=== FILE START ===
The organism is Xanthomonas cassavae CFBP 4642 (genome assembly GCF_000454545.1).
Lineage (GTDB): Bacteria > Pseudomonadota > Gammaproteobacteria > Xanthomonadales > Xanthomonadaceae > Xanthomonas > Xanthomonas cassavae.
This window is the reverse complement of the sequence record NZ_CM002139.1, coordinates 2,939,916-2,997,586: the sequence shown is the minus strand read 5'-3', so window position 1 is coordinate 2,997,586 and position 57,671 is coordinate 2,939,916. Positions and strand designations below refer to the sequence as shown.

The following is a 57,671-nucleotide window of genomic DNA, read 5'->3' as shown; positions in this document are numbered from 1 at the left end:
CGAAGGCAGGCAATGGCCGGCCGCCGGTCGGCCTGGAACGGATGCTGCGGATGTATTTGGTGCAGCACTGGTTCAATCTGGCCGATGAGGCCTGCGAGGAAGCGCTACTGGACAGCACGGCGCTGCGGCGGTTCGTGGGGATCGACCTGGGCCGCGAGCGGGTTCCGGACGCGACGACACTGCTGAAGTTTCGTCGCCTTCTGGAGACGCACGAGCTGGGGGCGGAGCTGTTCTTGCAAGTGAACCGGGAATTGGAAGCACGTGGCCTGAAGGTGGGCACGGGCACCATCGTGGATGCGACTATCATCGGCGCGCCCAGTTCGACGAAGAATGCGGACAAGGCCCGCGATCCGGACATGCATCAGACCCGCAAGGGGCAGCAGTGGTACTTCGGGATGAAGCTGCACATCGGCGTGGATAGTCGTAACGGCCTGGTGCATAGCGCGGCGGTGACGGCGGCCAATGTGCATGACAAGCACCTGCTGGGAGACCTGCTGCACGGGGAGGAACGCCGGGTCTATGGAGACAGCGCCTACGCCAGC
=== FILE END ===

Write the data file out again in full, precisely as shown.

The organism is Xanthomonas cassavae CFBP 4642 (genome assembly GCF_000454545.1).
Lineage (GTDB): Bacteria > Pseudomonadota > Gammaproteobacteria > Xanthomonadales > Xanthomonadaceae > Xanthomonas > Xanthomonas cassavae.
This window is the reverse complement of the sequence record NZ_CM002139.1, coordinates 2,939,916-2,997,586: the sequence shown is the minus strand read 5'-3', so window position 1 is coordinate 2,997,586 and position 57,671 is coordinate 2,939,916. Positions and strand designations below refer to the sequence as shown.

The following is a 57,671-nucleotide window of genomic DNA, read 5'->3' as shown; positions in this document are numbered from 1 at the left end:
CGAAGGCAGGCAATGGCCGGCCGCCGGTCGGCCTGGAACGGATGCTGCGGATGTATTTGGTGCAGCACTGGTTCAATCTGGCCGATGAGGCCTGCGAGGAAGCGCTACTGGACAGCACGGCGCTGCGGCGGTTCGTGGGGATCGACCTGGGCCGCGAGCGGGTTCCGGACGCGACGACACTGCTGAAGTTTCGTCGCCTTCTGGAGACGCACGAGCTGGGGGCGGAGCTGTTCTTGCAAGTGAACCGGGAATTGGAAGCACGTGGCCTGAAGGTGGGCACGGGCACCATCGTGGATGCGACTATCATCGGCGCGCCCAGTTCGACGAAGAATGCGGACAAGGCCCGCGATCCGGACATGCATCAGACCCGCAAGGGGCAGCAGTGGTACTTCGGGATGAAGCTGCACATCGGCGTGGATAGTCGTAACGGCCTGGTGCATAGCGCGGCGGTGACGGCGGCCAATGTGCATGACAAGCACCTGCTGGGAGACCTGCTGCACGGGGAGGAACGCCGGGTCTATGGAGACAGCGCCTACGCCAGC